Let’s give Wilf the benefit of the doubt for now, and assume that he isn’t engaged in a conspiracy to move the team, ala the movie Major League. The decision to not pursue a capable veteran quarterback was likely not treachery, just bad football. In the NFL, the clichés about having a small window of opportunity are nothing but the truth. The prime of Pat Williams won’t last forever, and the health of Adrian Peterson shouldn’t be taken for granted. With a strong defense and potent running game, this team could easily be a contender in a wide-open NFC. Instead, they’re taking their lumps to get Jackson ready for next year. It better be worth it.

09-26-2007, 11:17 PM
Interesting article dogfish. I feel the Vikings did grab an interesting prospect in JAckson, even though he has had a checkered past, in a few games he showed real promise earlier in his career. If they had someone mroe experienced at the helm, like Garcia, I think they could be a more complete team. I do understand wanting to get a new QB into a system, but I can't imagine throwing him so quickly out there will give as many positives as there are negatives. AS it is, he has already been injured and seems to be struggling. They will also be forced to a more limited playbook because of it. Hwoever, with a better Oline, good looking D, and my favorite RB in the draft AP, I think they have quite a few weapons. I didn't know abotu the current state fo the stadium, so that was very much worth the read. Good story. I like your subjects.... and those metaphors and similes are top notch. They add to the writing ten fold.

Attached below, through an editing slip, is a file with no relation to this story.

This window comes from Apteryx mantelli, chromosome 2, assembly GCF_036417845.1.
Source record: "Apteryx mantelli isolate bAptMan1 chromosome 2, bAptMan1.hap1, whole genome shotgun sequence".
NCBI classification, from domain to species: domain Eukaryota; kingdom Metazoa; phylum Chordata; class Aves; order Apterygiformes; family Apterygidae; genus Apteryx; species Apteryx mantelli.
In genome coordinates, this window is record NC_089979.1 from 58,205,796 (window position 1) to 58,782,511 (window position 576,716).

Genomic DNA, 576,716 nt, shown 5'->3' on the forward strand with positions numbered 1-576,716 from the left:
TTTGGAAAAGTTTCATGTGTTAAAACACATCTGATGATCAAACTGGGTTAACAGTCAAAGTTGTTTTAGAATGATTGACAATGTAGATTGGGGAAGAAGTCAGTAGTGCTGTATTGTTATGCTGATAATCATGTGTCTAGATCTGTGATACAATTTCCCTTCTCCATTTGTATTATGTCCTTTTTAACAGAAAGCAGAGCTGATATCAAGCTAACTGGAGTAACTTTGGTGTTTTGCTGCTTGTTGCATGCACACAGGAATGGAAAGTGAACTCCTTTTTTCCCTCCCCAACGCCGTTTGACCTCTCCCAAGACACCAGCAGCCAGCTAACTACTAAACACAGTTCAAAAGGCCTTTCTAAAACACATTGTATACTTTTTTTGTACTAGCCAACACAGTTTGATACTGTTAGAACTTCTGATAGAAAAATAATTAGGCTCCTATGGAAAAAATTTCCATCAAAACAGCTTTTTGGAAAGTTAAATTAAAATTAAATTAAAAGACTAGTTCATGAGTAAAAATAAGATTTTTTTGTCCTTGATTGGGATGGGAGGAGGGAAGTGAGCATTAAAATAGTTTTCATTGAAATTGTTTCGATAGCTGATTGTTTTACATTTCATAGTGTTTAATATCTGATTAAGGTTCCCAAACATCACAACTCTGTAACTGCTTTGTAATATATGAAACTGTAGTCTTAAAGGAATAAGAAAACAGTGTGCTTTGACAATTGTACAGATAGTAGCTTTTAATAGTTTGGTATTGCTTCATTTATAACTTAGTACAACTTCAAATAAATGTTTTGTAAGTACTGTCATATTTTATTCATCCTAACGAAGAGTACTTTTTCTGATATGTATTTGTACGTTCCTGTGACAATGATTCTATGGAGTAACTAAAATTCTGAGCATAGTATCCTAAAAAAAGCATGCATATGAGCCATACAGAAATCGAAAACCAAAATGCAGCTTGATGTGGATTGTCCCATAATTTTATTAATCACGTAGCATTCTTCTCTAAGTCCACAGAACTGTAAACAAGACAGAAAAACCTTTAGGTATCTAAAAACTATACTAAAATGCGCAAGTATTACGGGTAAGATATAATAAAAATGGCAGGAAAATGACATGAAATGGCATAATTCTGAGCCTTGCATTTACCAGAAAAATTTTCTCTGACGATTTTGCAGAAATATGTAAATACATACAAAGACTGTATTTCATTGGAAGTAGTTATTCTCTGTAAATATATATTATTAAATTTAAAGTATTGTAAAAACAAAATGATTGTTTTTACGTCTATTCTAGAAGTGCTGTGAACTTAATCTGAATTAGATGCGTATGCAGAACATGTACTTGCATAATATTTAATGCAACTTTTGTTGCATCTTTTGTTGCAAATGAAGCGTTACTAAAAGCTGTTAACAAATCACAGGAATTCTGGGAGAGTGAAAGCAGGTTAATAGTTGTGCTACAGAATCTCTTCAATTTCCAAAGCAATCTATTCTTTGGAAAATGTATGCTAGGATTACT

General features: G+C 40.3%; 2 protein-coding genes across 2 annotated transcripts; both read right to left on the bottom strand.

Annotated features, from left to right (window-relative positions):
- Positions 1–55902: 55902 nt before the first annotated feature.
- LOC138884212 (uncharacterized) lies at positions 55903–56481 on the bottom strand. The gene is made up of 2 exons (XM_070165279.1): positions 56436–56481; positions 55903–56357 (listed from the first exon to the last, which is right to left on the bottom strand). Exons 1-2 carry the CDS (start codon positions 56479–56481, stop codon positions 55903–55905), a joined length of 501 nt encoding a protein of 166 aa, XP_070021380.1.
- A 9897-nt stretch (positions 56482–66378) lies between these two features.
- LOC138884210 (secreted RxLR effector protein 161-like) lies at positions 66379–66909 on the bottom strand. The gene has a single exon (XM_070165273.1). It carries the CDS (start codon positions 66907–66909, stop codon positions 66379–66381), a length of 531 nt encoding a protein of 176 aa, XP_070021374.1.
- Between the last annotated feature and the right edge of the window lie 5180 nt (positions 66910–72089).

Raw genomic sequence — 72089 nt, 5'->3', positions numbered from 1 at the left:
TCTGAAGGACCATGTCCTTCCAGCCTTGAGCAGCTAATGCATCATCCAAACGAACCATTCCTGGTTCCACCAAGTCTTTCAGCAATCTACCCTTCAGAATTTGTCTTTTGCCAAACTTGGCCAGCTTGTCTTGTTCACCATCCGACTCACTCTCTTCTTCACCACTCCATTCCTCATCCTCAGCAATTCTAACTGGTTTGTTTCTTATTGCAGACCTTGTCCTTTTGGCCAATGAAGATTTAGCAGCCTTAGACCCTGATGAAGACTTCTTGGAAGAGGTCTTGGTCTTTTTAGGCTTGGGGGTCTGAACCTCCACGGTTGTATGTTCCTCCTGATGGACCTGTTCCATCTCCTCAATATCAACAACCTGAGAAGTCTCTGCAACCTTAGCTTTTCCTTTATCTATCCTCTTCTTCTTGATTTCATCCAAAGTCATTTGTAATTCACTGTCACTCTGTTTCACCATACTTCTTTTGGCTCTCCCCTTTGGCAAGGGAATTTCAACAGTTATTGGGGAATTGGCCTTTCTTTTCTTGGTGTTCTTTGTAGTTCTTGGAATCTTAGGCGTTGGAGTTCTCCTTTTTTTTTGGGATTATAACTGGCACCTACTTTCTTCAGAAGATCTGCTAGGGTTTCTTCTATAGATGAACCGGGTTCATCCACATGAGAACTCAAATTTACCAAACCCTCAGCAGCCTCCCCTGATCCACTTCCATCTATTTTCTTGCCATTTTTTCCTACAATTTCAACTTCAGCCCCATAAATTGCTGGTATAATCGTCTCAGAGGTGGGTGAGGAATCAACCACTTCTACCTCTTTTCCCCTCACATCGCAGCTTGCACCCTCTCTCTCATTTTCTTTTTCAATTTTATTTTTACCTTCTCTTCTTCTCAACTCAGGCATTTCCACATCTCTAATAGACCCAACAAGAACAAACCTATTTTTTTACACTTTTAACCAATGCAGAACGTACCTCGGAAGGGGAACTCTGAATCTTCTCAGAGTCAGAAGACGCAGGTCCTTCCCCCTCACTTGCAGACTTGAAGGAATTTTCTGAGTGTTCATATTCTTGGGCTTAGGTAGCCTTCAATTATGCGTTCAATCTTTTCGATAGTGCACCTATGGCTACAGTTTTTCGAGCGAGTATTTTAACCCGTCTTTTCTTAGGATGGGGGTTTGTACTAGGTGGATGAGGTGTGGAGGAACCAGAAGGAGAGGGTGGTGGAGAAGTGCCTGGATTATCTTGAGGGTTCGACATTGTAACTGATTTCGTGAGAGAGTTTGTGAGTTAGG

09-27-2007, 04:16 PM
Another brilliant article from Dogfish!

Interesting subject, I'm not convinced with Tarvaris Jackson. The Vikings definitley should have signed a experienced Quarterback, Garcia would have been a brilliant signing. I don't think Tarvaris Jackson will ever show up, they might aswell go looking for a new Quarterback. Of course they would never do this because the Vikings have faith in Tarvaris.

As you said, the Vikings have a great offensive line, Bryant McKinnie and Steve Hutchingson are one of the best players in the positions they play, Adrian Peterson looks very promising and their D is solid. But they are struggling with the passing game. You can't win when you struggle so badly when passing. In a few years time I think the Vikings Quarterback situation is going to look very much like the Chicago Bears situation looks like.